Texas RSD and CRPS Attorneys
Reflex Sympathetic Dystrophy Lawyers Practicing Nationwide
BY BRYAN POPE
As an attorney who has been reviewing potential CRPS/RSD liability cases for the last 20 years, I have a pretty good feel of trends in the causes of CRPS. Unfortunately, I have noticed a growing number of people who have contacted me complaining of developing CRPS as a result of an IV needle stick. There are very few actual cases of nursing/ medical malpractice that can be brought as a result of developing CRPS from a needle stick.
First, it is always foreseeable that if you are getting a needle stuck into a part of your body, you may develop CRPS as a result. The nurse could do everything by the book in a correct needle stick procedure and you could still develop CRPS. In this case, there is not a potential nursing/ medical malpractice case to be pursued. The vast majority of cases I review fall into this category.
However, if a nurse violates the standard of care during a needle stick procedure, then it is a different analysis. The most common needle stick injury I see is when a nurse sticks the needle directly into a nerve, such as the median nerve, and damages the nerve. Usually, when this happens, the patient feels an immediate jolt of “electric” pain and reacts by crying out in pain. Unsurprisingly, there are very few medical records I have reviewed where this reaction is documented, allowing for plausible deniability if there are any subsequent complications from the needle stick.
If there is direct nerve damage due to a careless needle stick, usually the person will follow up with a doctor. The doctor may then do exploratory surgery to determine the extent of damage to the nerve. I have had a few cases where the subsequent treating doctor will take pictures and document the damage done to the nerve. Obviously, these are the best legal cases as the documentation and pictures provide compelling evidence of the damage done to the nerve. This also helps with proving causation in that the needle stick caused direct damage to the nerve, which resulted in the development of CRPS Type II.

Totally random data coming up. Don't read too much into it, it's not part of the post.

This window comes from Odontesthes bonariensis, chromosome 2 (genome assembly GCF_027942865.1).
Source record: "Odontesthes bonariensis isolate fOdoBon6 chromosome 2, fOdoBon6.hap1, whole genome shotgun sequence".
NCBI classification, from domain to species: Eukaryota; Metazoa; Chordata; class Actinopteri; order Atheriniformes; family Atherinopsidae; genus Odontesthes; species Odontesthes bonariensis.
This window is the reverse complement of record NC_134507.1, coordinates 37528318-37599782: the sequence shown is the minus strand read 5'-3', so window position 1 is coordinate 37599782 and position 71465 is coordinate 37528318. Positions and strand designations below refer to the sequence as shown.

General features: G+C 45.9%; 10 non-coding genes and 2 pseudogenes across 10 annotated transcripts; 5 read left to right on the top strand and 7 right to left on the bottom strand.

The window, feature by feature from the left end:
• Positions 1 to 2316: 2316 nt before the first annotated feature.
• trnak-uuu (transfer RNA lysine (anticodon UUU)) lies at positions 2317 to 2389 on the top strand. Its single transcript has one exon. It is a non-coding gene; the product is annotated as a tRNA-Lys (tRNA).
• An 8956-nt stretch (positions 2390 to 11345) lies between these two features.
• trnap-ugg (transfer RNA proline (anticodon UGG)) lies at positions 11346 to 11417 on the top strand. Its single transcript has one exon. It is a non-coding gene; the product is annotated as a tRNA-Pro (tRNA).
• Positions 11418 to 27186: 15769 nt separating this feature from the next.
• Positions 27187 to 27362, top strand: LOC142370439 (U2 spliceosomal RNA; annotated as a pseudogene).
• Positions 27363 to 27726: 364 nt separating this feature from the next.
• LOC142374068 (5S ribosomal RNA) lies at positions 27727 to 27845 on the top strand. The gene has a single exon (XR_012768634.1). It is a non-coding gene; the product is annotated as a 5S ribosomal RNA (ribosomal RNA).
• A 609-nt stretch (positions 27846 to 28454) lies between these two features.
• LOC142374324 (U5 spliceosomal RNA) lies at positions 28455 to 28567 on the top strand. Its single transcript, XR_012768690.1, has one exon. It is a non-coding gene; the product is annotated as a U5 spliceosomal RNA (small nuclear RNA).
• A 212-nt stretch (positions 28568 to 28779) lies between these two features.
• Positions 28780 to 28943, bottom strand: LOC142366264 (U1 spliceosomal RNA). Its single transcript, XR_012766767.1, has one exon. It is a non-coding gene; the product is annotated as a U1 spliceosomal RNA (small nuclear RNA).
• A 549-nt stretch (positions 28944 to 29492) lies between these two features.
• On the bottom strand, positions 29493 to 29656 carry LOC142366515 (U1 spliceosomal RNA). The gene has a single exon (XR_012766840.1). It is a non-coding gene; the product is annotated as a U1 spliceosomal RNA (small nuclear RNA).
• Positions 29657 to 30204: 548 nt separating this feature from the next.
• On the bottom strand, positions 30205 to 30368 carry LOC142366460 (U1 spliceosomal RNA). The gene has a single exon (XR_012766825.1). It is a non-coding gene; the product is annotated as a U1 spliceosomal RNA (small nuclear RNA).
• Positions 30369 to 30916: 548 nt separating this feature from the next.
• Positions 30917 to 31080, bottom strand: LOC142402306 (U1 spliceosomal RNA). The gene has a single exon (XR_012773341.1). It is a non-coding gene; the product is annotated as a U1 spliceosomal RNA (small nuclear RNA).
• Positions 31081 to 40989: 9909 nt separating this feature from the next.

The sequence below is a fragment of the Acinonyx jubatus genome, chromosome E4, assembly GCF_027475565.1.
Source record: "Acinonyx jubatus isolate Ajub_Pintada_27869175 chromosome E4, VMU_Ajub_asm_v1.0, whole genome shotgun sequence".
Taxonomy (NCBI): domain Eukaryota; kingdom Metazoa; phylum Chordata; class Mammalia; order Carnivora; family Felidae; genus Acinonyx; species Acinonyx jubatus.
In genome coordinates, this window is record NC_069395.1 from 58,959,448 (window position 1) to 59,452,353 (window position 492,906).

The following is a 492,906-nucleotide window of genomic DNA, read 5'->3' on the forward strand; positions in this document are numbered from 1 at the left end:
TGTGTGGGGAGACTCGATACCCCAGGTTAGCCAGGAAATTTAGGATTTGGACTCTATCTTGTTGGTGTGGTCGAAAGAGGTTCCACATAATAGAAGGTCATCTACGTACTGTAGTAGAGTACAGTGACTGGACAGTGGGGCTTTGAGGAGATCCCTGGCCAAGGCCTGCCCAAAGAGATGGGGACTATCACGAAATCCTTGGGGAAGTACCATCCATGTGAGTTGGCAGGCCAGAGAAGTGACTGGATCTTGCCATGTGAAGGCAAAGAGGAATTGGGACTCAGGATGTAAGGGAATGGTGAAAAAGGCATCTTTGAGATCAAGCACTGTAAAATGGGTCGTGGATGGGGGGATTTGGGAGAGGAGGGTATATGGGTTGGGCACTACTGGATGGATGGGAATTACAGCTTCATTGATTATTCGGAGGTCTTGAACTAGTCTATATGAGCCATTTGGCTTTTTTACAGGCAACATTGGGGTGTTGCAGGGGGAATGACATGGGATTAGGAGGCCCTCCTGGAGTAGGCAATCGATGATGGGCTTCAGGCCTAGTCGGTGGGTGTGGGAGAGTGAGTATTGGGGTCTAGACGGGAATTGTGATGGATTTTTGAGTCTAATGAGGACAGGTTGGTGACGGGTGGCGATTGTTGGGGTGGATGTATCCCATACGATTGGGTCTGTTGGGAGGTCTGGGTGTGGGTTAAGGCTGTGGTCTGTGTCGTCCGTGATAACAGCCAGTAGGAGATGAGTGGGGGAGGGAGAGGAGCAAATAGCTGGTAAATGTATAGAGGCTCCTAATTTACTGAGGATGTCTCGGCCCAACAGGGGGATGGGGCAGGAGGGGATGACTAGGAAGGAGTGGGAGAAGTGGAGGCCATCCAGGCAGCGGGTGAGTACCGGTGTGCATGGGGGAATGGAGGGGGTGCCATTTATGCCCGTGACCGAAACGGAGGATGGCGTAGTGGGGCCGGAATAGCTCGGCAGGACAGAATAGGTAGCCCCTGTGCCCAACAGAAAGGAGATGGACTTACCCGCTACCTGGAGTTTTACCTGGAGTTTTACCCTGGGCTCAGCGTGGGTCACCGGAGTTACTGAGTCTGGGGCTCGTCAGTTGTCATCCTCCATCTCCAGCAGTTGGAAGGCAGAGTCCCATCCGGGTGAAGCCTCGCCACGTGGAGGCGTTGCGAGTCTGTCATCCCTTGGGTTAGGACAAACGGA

Our law firm reviews potential CRPS/ RSD cases, whether the CRPS is caused by a trauma (car accident, workplace injury, slip/trip and fall) or medical/nursing negligence (unnecessary surgery/procedure performed incorrectly that damages the nerve). If you have any questions regarding what you think may be a potential CRPS/RSD legal case, please contact our office for a free consultation.
This article originally appeared in the Summer 2018 RSDSA Community Update.